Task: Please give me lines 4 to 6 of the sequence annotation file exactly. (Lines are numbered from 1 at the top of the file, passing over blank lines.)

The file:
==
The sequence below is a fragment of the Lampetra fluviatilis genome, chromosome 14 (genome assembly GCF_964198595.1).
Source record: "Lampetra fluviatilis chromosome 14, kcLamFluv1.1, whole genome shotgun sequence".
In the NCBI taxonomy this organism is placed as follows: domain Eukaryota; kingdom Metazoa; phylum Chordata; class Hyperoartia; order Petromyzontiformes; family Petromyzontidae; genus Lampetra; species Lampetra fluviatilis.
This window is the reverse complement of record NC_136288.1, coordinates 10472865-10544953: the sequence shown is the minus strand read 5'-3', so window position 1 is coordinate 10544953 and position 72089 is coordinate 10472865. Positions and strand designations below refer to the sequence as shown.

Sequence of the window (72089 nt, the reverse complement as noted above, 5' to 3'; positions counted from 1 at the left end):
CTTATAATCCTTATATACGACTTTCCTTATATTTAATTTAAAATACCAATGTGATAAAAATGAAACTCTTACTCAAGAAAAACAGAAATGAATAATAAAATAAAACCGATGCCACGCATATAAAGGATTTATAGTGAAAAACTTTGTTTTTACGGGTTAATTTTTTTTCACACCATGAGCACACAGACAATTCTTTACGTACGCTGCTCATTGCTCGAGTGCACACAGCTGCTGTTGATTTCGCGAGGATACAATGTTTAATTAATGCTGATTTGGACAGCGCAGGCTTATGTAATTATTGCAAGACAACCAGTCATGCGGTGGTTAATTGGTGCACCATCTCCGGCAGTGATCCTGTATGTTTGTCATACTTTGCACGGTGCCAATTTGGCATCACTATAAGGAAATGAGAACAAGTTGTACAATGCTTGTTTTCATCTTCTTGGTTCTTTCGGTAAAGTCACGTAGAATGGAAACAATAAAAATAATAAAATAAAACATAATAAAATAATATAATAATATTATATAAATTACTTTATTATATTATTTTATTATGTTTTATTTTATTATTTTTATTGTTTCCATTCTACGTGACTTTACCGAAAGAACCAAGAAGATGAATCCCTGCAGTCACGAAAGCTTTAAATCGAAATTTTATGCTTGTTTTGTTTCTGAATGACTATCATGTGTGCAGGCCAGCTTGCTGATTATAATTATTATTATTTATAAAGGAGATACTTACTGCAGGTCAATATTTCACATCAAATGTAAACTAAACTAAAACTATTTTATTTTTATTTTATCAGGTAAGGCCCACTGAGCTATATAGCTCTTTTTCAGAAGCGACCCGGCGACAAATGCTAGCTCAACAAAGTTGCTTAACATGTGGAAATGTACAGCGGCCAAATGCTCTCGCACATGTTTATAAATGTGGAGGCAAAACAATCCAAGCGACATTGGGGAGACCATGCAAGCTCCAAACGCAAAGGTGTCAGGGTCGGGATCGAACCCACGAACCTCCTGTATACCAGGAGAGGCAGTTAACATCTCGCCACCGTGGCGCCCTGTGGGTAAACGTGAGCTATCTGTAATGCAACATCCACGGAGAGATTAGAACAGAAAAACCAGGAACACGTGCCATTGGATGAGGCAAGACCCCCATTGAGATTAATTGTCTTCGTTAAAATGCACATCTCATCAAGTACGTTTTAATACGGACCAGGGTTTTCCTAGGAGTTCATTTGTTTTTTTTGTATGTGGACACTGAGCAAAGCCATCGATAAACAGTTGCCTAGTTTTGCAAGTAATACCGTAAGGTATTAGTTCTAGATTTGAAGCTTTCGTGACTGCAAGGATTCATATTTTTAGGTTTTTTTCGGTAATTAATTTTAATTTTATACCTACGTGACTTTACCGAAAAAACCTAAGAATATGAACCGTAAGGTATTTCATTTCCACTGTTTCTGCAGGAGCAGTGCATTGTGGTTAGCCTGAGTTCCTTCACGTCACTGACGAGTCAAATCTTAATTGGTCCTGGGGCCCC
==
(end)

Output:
This window is the reverse complement of record NC_136288.1, coordinates 10472865-10544953: the sequence shown is the minus strand read 5'-3', so window position 1 is coordinate 10544953 and position 72089 is coordinate 10472865. Positions and strand designations below refer to the sequence as shown.

Sequence of the window (72089 nt, the reverse complement as noted above, 5' to 3'; positions counted from 1 at the left end):
CTTATAATCCTTATATACGACTTTCCTTATATTTAATTTAAAATACCAATGTGATAAAAATGAAACTCTTACTCAAGAAAAACAGAAATGAATAATAAAATAAAACCGATGCCACGCATATAAAGGATTTATAGTGAAAAACTTTGTTTTTACGGGTTAATTTTTTTTCACACCATGAGCACACAGACAATTCTTTACGTACGCTGCTCATTGCTCGAGTGCACACAGCTGCTGTTGATTTCGCGAGGATACAATGTTTAATTAATGCTGATTTGGACAGCGCAGGCTTATGTAATTATTGCAAGACAACCAGTCATGCGGTGGTTAATTGGTGCACCATCTCCGGCAGTGATCCTGTATGTTTGTCATACTTTGCACGGTGCCAATTTGGCATCACTATAAGGAAATGAGAACAAGTTGTACAATGCTTGTTTTCATCTTCTTGGTTCTTTCGGTAAAGTCACGTAGAATGGAAACAATAAAAATAATAAAATAAAACATAATAAAATAATATAATAATATTATATAAATTACTTTATTATATTATTTTATTATGTTTTATTTTATTATTTTTATTGTTTCCATTCTACGTGACTTTACCGAAAGAACCAAGAAGATGAATCCCTGCAGTCACGAAAGCTTTAAATCGAAATTTTATGCTTGTTTTGTTTCTGAATGACTATCATGTGTGCAGGCCAGCTTGCTGATTATAATTATTATTATTTATAAAGGAGATACTTACTGCAGGTCAATATTTCACATCAAATGTAAACTAAACTAAAACTATTTTATTTTTATTTTATCAGGTAAGGCCCACTGAGCTATATAGCTCTTTTTCAGAAGCGACCCGGCGACAAATGCTAGCTCAACAAAGTTGCTTAACATGTGGAAATGTACAGCGGCCAAATGCTCTCGCACATGTTTATAAATGTGGAGGCAAAACAATCCAAGCGACATTGGGGAGACCATGCAAGCTCCAAACGCAAAGGTGTCAGGGTCGGGATCGAACCCACGAACCTCCTGTATACCAGGAGAGGCAGTTAACATCTCGCCACCGTGGCGCCCTGTGGGTAAACGTGAGCTATCTGTAATGCAACATCCACGGAGAGATTAGAACAGAAAAACCAGGAACACGTGCCATTGGATGAGGCAAGACCCCCATTGAGATTAATTGTCTTCGTTAAAATGCACATCTCATCAAGTACGTTTTAATACGGACCAGGGTTTTCCTAGGAGTTCATTTGTTTTTTTTGTATGTGGACACTGAGCAAAGCCATCGATAAACAGTTGCCTAGTTTTGCAAGTAATACCGTAAGGTATTAGTTCTAGATTTGAAGCTTTCGTGACTGCAAGGATTCATATTTTTAGGTTTTTTTCGGTAATTAATTTTAATTTTATACCTACGTGACTTTACCGAAAAAACCTAAGAATATGAACCGTAAGGTATTTCATTTCCACTGTTTCTGCAGGAGCAGTGCATTGTGGTTAGCCTGAGTTCCTTCACGTCACTGACGAGTCAAATCTTAATTGGTCCTGGGGCCCC